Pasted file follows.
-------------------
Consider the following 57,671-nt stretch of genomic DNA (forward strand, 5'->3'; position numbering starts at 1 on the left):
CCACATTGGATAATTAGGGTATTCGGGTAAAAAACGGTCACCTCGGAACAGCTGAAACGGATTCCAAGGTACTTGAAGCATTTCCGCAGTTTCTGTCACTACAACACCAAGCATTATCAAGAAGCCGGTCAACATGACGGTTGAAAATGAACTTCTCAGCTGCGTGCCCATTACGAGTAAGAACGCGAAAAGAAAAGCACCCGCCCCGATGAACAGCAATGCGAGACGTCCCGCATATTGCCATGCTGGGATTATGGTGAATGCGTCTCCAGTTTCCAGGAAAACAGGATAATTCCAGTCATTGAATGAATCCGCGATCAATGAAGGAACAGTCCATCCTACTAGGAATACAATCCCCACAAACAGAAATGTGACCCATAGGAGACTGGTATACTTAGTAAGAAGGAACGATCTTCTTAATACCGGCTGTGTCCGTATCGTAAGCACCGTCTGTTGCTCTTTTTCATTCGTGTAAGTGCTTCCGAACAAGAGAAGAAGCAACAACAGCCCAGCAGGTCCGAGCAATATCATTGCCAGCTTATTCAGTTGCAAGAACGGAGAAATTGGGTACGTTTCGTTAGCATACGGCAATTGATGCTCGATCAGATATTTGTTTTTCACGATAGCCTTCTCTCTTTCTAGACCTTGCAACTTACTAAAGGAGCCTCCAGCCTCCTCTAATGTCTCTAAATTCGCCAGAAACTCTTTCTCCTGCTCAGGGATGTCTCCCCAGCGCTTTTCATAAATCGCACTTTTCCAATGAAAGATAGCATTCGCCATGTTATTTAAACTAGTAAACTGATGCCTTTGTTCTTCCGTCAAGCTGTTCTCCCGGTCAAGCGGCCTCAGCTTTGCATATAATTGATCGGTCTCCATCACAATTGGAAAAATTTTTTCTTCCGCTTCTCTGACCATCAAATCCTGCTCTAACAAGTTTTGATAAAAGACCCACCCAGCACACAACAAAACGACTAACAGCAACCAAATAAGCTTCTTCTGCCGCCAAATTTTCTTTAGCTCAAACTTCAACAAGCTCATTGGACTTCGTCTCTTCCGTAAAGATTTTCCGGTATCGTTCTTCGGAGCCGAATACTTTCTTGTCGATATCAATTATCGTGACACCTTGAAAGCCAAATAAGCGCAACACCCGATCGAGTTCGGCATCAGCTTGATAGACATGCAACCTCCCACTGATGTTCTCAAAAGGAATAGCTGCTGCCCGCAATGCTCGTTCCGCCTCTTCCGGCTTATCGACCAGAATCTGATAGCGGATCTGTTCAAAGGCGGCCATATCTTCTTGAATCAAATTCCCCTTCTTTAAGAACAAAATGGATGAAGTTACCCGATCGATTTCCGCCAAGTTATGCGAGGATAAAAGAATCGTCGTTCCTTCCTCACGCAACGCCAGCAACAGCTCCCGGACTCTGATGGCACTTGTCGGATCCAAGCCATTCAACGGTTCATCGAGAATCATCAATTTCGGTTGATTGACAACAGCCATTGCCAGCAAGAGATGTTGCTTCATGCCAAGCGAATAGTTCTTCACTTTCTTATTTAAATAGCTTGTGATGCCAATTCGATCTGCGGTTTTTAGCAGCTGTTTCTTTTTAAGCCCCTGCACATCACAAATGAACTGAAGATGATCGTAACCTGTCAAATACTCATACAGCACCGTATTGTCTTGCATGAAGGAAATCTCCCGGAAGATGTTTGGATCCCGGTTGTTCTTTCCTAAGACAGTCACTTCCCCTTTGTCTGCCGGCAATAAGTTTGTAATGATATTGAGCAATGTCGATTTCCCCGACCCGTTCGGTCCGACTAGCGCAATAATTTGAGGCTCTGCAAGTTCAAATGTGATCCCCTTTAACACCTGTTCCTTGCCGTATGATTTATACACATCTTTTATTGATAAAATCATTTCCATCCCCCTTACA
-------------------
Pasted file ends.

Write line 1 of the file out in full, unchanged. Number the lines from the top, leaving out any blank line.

Consider the following 57,671-nt stretch of genomic DNA (forward strand, 5'->3'; position numbering starts at 1 on the left):